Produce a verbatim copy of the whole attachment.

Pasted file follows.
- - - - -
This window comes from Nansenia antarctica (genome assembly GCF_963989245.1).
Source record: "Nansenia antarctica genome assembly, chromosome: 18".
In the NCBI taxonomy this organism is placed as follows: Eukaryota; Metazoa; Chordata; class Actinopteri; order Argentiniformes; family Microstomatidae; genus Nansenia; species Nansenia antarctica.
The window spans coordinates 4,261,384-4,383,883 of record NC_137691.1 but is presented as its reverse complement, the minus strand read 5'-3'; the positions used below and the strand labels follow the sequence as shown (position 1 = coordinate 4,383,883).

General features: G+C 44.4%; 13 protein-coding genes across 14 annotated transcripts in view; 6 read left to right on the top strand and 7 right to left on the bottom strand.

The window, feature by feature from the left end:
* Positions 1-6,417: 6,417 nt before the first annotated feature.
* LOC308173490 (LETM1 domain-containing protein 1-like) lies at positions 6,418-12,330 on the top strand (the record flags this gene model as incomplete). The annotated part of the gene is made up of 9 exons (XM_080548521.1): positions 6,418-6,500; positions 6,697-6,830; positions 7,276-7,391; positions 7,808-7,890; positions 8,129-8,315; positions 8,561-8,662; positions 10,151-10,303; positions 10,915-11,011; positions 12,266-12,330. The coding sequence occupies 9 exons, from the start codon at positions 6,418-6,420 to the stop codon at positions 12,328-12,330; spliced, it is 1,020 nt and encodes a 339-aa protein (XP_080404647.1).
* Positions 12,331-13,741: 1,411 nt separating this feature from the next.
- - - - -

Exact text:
This window comes from Nansenia antarctica (genome assembly GCF_963989245.1).
Source record: "Nansenia antarctica genome assembly, chromosome: 18".
In the NCBI taxonomy this organism is placed as follows: Eukaryota; Metazoa; Chordata; class Actinopteri; order Argentiniformes; family Microstomatidae; genus Nansenia; species Nansenia antarctica.
The window spans coordinates 4,261,384-4,383,883 of record NC_137691.1 but is presented as its reverse complement, the minus strand read 5'-3'; the positions used below and the strand labels follow the sequence as shown (position 1 = coordinate 4,383,883).

General features: G+C 44.4%; 13 protein-coding genes across 14 annotated transcripts in view; 6 read left to right on the top strand and 7 right to left on the bottom strand.

The window, feature by feature from the left end:
* Positions 1-6,417: 6,417 nt before the first annotated feature.
* LOC308173490 (LETM1 domain-containing protein 1-like) lies at positions 6,418-12,330 on the top strand (the record flags this gene model as incomplete). The annotated part of the gene is made up of 9 exons (XM_080548521.1): positions 6,418-6,500; positions 6,697-6,830; positions 7,276-7,391; positions 7,808-7,890; positions 8,129-8,315; positions 8,561-8,662; positions 10,151-10,303; positions 10,915-11,011; positions 12,266-12,330. The coding sequence occupies 9 exons, from the start codon at positions 6,418-6,420 to the stop codon at positions 12,328-12,330; spliced, it is 1,020 nt and encodes a 339-aa protein (XP_080404647.1).
* Positions 12,331-13,741: 1,411 nt separating this feature from the next.